PHOENIX, March 22, 1999 -- He has traveled throughout the world, to glamorous spots filled with romance and adventure. He has enjoyed fame and fortune as a racing champion, hailed by tens of thousands of race fans calling out his name. But when he returns to the Valley of the Sun, Pep Boys Indy Racing League point leader Eddie Cheever Jr. can be just plain Eddie. Cheever, 41, was born in Phoenix, and his father was born in Globe, Ariz. Although he now lives in Orlando, his family roots run deep into the sun-bleached soil of Arizona. "Sisters, aunts, uncles, cousins, I've got a bunch of family that still lives out there," said Cheever with a laugh. "It is by far the most expensive race I run all year, because of all the tickets I have to buy to supply my family." They will definitely be on the phone this year, calling for tickets. Ch eever heads for Phoenix International Raceway red-hot with momentum for the MCI WorldCom 200 on March 28. Cheever won the season-opening TransWorld Diversified Services Indy 200 at Walt Disney World Speedway in late January, driving the Rachel's Gourmet Potato Chips/Children's Beverage Group Dallara/Aurora/Goodyear. "I love PIR, I love the racetrack and all the atmosphere," he said. "The track has so much history and heritage, so many good stories. "In the past, it was always the precursor to Indianapolis, so you could often get an idea of who was going to be strong going in to Indy. It will be different this year (the VisionAire 500 on May 1 will take place four weeks before the Indianapolis 500), but it is still a place with a lot of atmosphere." Cheever is quick to quash any thoughts of overconfidence, and he insists that he is uncomfortable in the role of race favorite, even though he and his Team Cheever colleagues got a great start on the season at Orlando. "I don't like to make a lot of noise, I don't like to attract a lot of attention," he said. "Even though I know we are in the attention-getting business, I don't like to be in a high-profile position as a favorite." But several weeks before the Orlando race, Cheever admitted that he and his team believed they could win the Pep Boys Million as season champion in 1999, building from the enormous boost they received by winning the 1998 Indianapolis 500. Yet, after Orlando, he insisted that he doesn't feel any stronger after the race than before. "I like to use the phrase 'quietly confident,'" Cheever said. "We didn't let Orlando affect our feelings about the season, any more than we would have if it would have been a bad weekend. Would I have been less confident if I wouldn't have won? Not really. "I can't let that one win inflate my attitude. Yes, we have spent the past 24 months getting better, and yes, we solidified some issues this winter that will help us in the engine department. "But you have to understand that when you analyze the IRL, it is a difficult series because everybody is so even. Everything you get in this league you're going to have to fight very hard for." Cheever has assembled a formidable team with team manager Richard Caron, chief mechanic Owen Snyder and crew chief Dane Harte. They bring a truckload of experience, and Cheever believes the team is really jelling. "As a collective group we establish the strategy on how we are going to run the race, and we are really beginning to feel confident in each other and that everyone is strong in their respective roles," Cheever said. "Our strategy is to have the fastest car during the last 30 laps. I am willing to give up the first half of the race in exchange for being the best car at the end. I have learned how to do that, and why it is so critical. "If you look at Orlando, we were never head-and-shoulders above everyone else at any stage in the race. Rather, we were just a little bit better, but at the key time. That's how we won Indy." Cheever has extensive experience in Formula One, CART, and the Pep Boys Indy Racing League, one of very few contemporary drivers with such a varied background. Following his Orlando win, he was outspoken in his support of the Pep Boys Indy Racing League's technical formula, and he feels strongly that the sport is now seeing the advantages of the league's engine and chassis philosophy. "I've spent my entire career in open-wheel racing, and it has always been a technical exercise to some extent," he said. "There has been nothing more frustrating to me, in years past, than to climb into the race car knowing that the red car has 100 more horsepower than anyone else, or that the green car has 200 more pounds of downforce, and there is nothing you can do about it. "What the league has done has made everyone fight very hard for every tiny advantage. It is still possible to find some small advantages, and several teams are showing that. But it isn't possible for anyone to get far outside of everyone else. "Race day proves that. You have many different cars that are clearly strong, and a really varied skill set among drivers and crews. It makes it interesting for the fans but very difficult for the race drivers because it is so keenly competitive." To find those small advantages, Cheever goes back to the well in terms of the experience of his team. "In racing, things tend to repeat themselves, no matter how much we think they change," he said. "We don't know what will happen in every instance, but we can analyze history and study what has happened in similar circumstances. "It's a little bit like a puzzle ? if you have a good idea of every piece in the puzzle and where it goes, and you know you have all the pieces, you will probably get the most out of the situation. "I've often thought that the many races I've lost was because I didn't understand all the pieces in the puzzle. Owen (Snyder) and Richard (Caron), they have helped me understand all the pieces, and today I can see the whole puzzle much more clearly." Recently, Robby Unser announced he would complete the 1999 season with Team Pelfrey after a strong run last season in a second Team Cheever entry that earned him the Pep Boys Indy Racing League Sprint PCS Rookie of the Year award. The team was unable to secure the funding needed for the second entry, and while Cheever expressed disappointment, he admitted that it wasn't an entirely bad thing. "It was a good experience with Robby, and I'm very glad we did it," said Cheever. "But he'll be OK with the new team. He has a great future in this sport, and that was something that I felt was important, to make sure Robby did OK as far as moving his career along. "But there is an advantage in this situation, and that is we'll be able to focus on one car very clearly. Often, running that second car spreads a team thin, no matter how well prepared you are." Cheever looks toward the late-March sunshine at Phoenix, and prepares for round two of the Pep Boys Indy Racing League season. He believes it will be a typical PIR slugfest, complete with drama and unexpected twists and turns. "The toughest thing about Phoenix is that we all test there in the winter, when the air is nice and cool, but by the end of March that old Phoenix sun is starting to burn things up," he said. "So you start the race in an environment that few have tested in, and it just gets worse as the race wears on. The cars change dramatically, very quickly. It's not good for the drivers, but it's great for the fans, because it makes it very unpredictable." Cheever certainly isn't predicting a win. That would be too brash, too cocky for the cerebral, articulate Cheever. But as the laps begin to wind down on that Sunday afternoon, don't be surprised if the man with the sisters and cousins and aunts and uncles throughout the grandstands is a contender for two straight wins. His family would be quite excited.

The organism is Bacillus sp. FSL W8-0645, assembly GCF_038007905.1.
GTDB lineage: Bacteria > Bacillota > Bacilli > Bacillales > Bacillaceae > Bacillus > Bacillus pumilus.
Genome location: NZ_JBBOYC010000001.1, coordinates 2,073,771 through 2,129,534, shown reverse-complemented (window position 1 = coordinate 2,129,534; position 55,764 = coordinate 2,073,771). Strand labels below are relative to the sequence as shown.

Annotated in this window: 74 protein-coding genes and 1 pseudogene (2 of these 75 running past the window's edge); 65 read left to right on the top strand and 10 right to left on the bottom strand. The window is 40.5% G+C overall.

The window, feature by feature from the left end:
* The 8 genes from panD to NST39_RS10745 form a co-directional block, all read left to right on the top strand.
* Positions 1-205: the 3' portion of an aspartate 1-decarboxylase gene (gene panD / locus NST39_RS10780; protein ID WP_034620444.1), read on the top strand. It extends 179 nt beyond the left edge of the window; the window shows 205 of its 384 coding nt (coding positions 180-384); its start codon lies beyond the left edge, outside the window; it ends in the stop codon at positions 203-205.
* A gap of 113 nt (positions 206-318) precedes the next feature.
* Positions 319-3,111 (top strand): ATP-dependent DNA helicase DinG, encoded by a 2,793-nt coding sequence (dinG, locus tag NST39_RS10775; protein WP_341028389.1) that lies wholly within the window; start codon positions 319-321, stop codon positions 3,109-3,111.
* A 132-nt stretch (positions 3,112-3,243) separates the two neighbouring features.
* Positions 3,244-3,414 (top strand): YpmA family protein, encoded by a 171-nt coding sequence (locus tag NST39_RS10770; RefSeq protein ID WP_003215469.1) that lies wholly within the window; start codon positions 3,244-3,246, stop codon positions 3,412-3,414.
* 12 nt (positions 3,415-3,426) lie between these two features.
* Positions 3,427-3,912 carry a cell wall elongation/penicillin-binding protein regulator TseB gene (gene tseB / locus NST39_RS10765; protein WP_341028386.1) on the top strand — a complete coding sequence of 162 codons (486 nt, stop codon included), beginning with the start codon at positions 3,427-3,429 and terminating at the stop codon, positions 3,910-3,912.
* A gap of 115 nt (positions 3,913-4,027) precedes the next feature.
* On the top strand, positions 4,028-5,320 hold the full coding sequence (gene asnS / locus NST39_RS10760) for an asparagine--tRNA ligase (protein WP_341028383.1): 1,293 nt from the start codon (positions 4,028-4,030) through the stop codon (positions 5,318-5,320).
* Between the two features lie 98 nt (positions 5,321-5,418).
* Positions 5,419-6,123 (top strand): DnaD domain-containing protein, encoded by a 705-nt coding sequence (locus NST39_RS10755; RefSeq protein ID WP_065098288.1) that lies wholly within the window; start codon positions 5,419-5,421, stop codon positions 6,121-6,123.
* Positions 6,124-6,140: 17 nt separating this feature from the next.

MCI WORLDCOM 200 NOTEBOOK

Schedule: The MCI WorldCom 200 starts at 2 p.m. (MST) March 28. PPG Pole qualifying starts at 11:20 a.m. March 27. Practice sessions start at 10:45 a.m. and 2:40 p.m. March 26, 8:35 a.m. March 27 and 9:15 a.m. March 28.

***

On the air: The MCI WorldCom 200 will be televised live at 4 p.m. (EST) March 28 on FOX Sports Net, the network's debut Pep Boys Indy Racing League telecast. SpeedVision will televise PPG Pole qualifying at 2 p.m. (EST) March 27. The Indianapolis Motor Speedway Radio Network will broadcast a 30-minute pre-race show at 3:30 p.m. (EST) March 28, followed by the live race broadcast at 4 p.m. A 30-minute PPG Pole qualifying show will start at 3 p.m. (EST) March 27 on the IMS Radio Network. The Phoenix-area IMS affiliate is KGME-AM Sports Radio 1360, Phoenix. ***

***

Tickets: Tickets are available for the MCI WorldCom 200 on March 28. Call (602) 252-2227 for more information. Ticket information also is available on the World Wide Web at http://www.daytonausa.com/pir/

Source: IRL/IMS

Be part of something big

Write a comment
Show comments
About this article
Series IndyCar
Drivers Eddie Cheever , Robby Unser